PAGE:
I don’t cotton to fighting ugly with ugly. I have never encouraged anyone to go where WBC is picketing, to pick fights or threaten them, simply because in doing so, you are giving them exactly what they want. And given the WBC’s stance on funerals (they don’t hold them, believing as they do that it is “worshiping the dead,” rather than worshiping God), the fact is that if/when Fred passes, there will not be a funeral for anyone to protest. So those signs you want to make? Invest your time and energy into donating to LGBT, veterans, or Jewish causes.

I understand the anger that they inspire. I too believe that what they do is reprehensible, and I continue to be fascinated-yet-horrified at the sophomoric, scatological glee with which they go about their business. But I’m not going to “celebrate,” or take any pleasure in, what is happening to the Phelps family right now. The center cannot hold, and the WBC will disintegrate, sooner than anyone probably realizes. Let it do so, quietly.




I….yeah. Look, I suppose if you live in Manhattan and need a little extra scratch, renting your apartment to TOTAL STRANGERS is a totally great idea, because – after all – they’re “verified users” of an internet site, and everybody knows that the internet is completely secure and shit.

I wouldn’t know; I don’t live in a desirable location. I mean – it’s a nice enough neighborhood and all, and it’s an easy commute to the airport, but I couldn’t post my 2 bed/1 bath home as a place to stay while taking in the sights, unless “the sights,” for you, include a movieplex with a huge parking lot that accommodates the World’s Skeeviest Carnival every spring. In which case, you probably WOULD want to rent it to host your BBW/stuffed animal/Purple Drank* orgy. Just don’t let me know about it.


I saw an honest-to-god Juggalo once. Outside of the Walgreens on Centre Street in Malden. I wondered how he was able to survive so far away from any retail establishment that sold Faygo. Curiosity piqued, I went to Faygo’s website, only to learn that they require a great deal more personal information than I was willing to provide, simply to learn how Juggalos in the New England area get their Faygo fix, so to speak.**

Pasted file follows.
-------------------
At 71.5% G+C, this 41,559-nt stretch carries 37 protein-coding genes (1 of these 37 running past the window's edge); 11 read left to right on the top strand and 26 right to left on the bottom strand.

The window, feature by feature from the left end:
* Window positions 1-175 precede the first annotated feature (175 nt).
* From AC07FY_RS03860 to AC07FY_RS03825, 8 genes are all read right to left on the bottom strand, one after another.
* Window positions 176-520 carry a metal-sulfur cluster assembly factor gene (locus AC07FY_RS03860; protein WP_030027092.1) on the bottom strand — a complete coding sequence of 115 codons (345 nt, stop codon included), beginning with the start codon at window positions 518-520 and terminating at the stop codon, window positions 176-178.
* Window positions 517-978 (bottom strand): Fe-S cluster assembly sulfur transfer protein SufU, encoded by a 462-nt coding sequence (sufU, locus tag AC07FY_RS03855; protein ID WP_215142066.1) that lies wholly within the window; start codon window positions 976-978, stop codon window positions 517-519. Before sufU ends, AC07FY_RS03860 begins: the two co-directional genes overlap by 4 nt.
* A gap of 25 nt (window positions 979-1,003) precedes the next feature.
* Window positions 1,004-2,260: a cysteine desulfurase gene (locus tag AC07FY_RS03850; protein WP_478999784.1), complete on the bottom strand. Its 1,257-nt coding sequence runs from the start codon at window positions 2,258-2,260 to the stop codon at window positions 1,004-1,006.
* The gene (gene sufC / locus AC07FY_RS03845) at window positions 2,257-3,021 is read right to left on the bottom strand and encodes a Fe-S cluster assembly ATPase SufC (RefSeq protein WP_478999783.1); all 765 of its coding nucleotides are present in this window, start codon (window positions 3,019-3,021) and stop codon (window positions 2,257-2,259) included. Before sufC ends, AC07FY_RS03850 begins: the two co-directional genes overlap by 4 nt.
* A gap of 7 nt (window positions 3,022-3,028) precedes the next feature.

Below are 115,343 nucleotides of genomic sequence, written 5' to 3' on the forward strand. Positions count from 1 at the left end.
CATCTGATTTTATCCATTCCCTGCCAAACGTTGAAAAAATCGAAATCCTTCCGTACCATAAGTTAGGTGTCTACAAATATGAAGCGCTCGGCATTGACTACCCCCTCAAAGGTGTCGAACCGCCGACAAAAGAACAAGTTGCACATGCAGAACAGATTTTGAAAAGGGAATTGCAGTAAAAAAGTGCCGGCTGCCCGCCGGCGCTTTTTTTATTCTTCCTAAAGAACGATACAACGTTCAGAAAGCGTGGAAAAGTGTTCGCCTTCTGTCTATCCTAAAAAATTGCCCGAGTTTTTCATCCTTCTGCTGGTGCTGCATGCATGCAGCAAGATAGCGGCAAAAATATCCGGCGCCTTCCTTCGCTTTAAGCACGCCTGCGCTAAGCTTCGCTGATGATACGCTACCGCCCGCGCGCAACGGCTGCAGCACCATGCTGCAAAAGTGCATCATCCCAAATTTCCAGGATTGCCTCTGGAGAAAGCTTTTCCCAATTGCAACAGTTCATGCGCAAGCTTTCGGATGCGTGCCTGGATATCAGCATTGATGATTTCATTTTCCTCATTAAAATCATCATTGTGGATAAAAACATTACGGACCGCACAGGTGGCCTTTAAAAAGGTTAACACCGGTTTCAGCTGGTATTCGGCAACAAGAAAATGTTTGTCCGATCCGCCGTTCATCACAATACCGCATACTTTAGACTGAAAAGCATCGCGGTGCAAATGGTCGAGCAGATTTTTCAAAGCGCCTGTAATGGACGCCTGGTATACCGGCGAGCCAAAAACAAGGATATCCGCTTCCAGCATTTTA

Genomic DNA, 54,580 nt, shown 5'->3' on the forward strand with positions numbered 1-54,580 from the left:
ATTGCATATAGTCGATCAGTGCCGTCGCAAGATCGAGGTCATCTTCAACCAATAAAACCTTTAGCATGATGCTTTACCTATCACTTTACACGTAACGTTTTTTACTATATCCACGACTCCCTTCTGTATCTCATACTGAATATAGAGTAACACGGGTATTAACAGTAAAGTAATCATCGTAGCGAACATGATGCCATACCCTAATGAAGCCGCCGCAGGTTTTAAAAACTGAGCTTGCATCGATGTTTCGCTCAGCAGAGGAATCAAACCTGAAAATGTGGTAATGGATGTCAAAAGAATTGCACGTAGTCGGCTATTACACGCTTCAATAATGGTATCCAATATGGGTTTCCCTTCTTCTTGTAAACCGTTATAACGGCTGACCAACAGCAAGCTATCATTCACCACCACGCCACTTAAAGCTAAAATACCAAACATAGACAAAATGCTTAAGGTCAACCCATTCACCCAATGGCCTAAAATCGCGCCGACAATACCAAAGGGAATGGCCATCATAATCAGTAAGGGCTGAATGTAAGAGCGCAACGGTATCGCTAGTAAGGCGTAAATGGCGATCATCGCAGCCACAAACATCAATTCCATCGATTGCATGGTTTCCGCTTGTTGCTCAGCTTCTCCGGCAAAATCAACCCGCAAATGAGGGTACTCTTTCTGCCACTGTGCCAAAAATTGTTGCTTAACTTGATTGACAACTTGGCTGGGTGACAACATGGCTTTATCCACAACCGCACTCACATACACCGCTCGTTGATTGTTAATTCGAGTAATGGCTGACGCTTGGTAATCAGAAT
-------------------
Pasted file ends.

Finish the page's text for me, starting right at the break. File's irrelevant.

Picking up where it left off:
I digress. I can’t hate on this. It’s love. Love, with extra helpings of face paint and (presumably) a Faygo Fountain. Bless their hearts.

* – In fairness, I haven’t located a single article on this in which Purple Drank is mentioned. I’m just, you know, assuming.

** – Apparently, you can get Faygo at K-Mart. ANY K-Mart.

Never Break The Chain


Chain…keeps us together
– Fleetwood Mac

Not too long ago, my nephew and two of my nieces were in the city, visiting the Gardner. As it’s a brief trolley ride down the street from my office, I arranged to meet them and their mother (my sister) for lunch…at UNO’s.

Now, I’m not going to lie and say that I’m one of those clean-eating/Whole30/Paleo/raw milk/only shop-around-the-perimeter-of-the-grocery-store types, because I absolutely am not. Mainly because I do believe that there is some Better Living Through Chemistry, principally in the form of Birthday Cake Oreos and Kraft Macaroni & Cheese, even as I completely comprehend that my neocortex is being manipulated, by a whole bunch of stuff I can’t pronounce, into wanting more and more of this crap. But, seriously – have you had one of those Birthday Cake Oreos? Those things are frigging delicious.

But generally speaking, I eat pretty healthily, and when I do get lunch somewhere in the neighborhood, it’s typically sushi, Pho, or Persian. All from locally-owned-and-operated joints. But I figured that my nieces and nephew were not up to having their palates challenged that day, so UNO’s it was.

Next time I go there, I think I’ll just ask for a brick of lard and a salt lick, and save them the trouble of preparing my meal. Lord, the BLOAT. Heinous. I came back to the office and loudly announced that the next time I mentioned that I was going to eat at a chain restaurant, I was to be forcibly prevented from leaving the building. (Everyone kind of grunted, but it’s been busy around here lately so I’ll assume that someone will follow through, eventually.)

The truth of the matter is that I’m getting older, and I simply can’t eat like a 22-year-old stoner anymore. There was a time when I could toke up, eat a family-sized bag of Doritos while watching Ren & Stimpy, and be the none the worse for wear the next morning. THOSE DAYS ARE OVER.